As is known to all, most successful medical equipment manufacturing companies like GE Healthcare satisfy customers’ need as possible as they can and they are still on the way to improve their supply chains to attract more customers and make themselves more competitive. From this, we can see that customer value which can be defined as “the customer’s overall assessment of the utility of a product based on perceptions of what is received and what is given” (Zeithaml, 1988, p. 14) plays a very important role in supply chain. In order to analyze the role of customer value and how this puts pressure on the supply chain, this paper will use GE Healthcare as an instance to specifically illustrate the market segment it targets, the nature of customer value, its market qualifiers and order winners and current pressures on the supply chain.
GE Healthcare whose general headquarters in the United Kingdom is a $17 billion unit of General Electric Company. GE Healthcare with about 46,000 employees is committed to serving healthcare professionals and its patients in more than 100 countries and it is always looking for innovations to cut down costs, increase access and enhance quality around the world. (GE Healthcare, 2012)
GE Healthcare’s market target is roughly divided into two parts, namely medical products and service. This paper will mainly focus on its product market. GE Healthcare produces a wide range of products which can be specifically set off four primary parts. These are Diagnostic & Clinical Equipment, Information Technology, Life Sciences and Medical Diagnostics. Furthermore, each primary product is divided into several different kinds of functional products. For instance, Diagnostic & Clinical includes diagnostic imaging, clinical products and home health. The diagram below shows the other three primary parts of its product market. (Dineen, 2010)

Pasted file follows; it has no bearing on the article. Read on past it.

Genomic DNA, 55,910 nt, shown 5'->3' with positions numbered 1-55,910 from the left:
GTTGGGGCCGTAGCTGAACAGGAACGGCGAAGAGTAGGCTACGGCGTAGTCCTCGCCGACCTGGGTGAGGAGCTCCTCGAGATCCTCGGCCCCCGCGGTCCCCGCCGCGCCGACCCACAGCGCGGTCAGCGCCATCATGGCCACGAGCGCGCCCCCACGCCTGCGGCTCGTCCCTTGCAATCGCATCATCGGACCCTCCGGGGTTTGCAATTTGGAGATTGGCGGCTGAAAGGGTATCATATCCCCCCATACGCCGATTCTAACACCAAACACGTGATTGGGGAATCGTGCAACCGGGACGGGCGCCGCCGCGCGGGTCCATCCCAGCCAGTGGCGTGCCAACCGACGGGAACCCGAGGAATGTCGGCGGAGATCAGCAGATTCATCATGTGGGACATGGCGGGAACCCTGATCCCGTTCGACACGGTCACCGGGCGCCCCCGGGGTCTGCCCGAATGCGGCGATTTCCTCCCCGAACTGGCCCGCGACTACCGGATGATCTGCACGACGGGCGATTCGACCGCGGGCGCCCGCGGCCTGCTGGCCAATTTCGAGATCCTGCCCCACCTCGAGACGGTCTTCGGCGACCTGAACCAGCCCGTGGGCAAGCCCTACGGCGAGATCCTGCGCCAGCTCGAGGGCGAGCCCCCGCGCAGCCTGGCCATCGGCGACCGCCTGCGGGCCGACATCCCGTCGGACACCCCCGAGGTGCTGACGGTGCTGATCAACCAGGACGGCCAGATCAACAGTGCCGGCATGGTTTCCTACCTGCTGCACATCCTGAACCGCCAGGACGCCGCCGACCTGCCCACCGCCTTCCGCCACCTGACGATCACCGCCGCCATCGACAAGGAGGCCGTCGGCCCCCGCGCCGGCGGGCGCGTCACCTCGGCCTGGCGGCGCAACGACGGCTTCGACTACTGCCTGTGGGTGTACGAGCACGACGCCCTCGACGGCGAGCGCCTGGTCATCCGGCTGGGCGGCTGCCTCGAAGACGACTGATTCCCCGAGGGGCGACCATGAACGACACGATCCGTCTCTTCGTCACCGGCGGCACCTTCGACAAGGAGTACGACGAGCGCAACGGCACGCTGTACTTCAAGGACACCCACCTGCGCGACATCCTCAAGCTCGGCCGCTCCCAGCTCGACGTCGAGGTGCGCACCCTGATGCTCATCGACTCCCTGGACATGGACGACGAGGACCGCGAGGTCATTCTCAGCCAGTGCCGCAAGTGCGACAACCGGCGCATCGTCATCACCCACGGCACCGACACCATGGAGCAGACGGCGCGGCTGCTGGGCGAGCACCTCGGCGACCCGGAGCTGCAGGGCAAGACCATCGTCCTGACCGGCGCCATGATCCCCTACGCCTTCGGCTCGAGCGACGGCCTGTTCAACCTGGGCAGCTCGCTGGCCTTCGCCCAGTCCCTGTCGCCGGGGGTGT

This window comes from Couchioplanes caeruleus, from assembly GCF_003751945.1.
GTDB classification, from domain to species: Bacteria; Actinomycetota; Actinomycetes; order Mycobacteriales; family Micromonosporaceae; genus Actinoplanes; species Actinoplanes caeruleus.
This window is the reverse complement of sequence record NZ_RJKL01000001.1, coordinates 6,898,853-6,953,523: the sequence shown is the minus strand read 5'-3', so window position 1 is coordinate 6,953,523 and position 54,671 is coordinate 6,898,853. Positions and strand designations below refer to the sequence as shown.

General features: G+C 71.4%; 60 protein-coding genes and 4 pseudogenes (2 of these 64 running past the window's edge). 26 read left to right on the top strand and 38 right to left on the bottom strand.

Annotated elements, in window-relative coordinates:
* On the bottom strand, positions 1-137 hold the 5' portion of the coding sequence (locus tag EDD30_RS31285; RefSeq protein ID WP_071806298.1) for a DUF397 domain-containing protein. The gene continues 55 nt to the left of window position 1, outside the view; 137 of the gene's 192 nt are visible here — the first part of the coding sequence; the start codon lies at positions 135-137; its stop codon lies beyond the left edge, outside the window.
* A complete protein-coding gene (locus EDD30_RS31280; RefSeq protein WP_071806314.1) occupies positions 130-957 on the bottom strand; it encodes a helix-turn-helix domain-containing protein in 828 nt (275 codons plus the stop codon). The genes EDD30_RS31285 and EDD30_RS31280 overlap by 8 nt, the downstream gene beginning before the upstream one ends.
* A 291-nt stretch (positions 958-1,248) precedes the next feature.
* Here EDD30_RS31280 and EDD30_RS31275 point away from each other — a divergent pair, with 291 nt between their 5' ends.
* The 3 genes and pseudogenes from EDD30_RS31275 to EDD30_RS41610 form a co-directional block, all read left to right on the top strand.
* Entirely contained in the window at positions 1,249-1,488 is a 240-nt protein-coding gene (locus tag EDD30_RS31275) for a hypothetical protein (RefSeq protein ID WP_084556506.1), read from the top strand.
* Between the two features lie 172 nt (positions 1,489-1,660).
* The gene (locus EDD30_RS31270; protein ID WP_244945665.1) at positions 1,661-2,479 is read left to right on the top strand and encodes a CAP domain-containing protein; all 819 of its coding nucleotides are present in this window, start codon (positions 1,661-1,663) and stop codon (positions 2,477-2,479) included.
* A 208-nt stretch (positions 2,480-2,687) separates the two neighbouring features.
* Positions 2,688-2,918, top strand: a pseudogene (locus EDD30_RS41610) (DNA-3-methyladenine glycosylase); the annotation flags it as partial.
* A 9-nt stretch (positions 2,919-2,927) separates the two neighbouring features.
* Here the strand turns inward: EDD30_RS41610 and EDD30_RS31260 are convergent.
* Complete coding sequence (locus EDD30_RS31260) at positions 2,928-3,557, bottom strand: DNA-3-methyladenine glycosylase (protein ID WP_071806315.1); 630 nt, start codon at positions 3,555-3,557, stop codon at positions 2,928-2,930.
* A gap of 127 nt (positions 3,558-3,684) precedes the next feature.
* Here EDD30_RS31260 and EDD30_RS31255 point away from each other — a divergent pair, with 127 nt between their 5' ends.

As we can see from the diagram, with different kinds of medical products GE Healthcare targets on not only the high-end market but also the low-end market. Therefore, it is able to take up more market share than its competitors.
GE Healthcare is a medical equipment manufacturer, so its customer is more likely to be medical retailers rather than individual consumers. Customer value is related to quality, service, cost and lead time, so medical retailers want high-quality products, good service, low cost and short lead time. GE Healthcare improves its quality by reducing medical errors, enhancing diagnostic and remote monitoring and its quality level raised 15% from 2008 to 2010. (Dineen, 2010) Its products have been widely praised by medical retailers.
Besides, “According to the 2010 ServiceTrak Imaging survey for PET systems, GE Healthcare has received a No.1 ranking in overall service performance in IMV’s annual ServiceTrak survey.” (GE Healthcare, 2010) This shows that GE Healthcare provides excellent service to its customers. In addition, the base cost of GE Healthcare decreased by 7% from 2008 which is $5.7 billion to 2009 which is $5.3 billion. (Dineen, 2010) The company is able to reduce its costs while maintaining profit. Thus, medical retailers get price reduction from GE Healthcare. For the purpose of shorting lead time, GE Healthcare optimizes its manufacturing supply chain constantly and keeps efficiency at a high level. So retailers receive products from GE more shortly than before.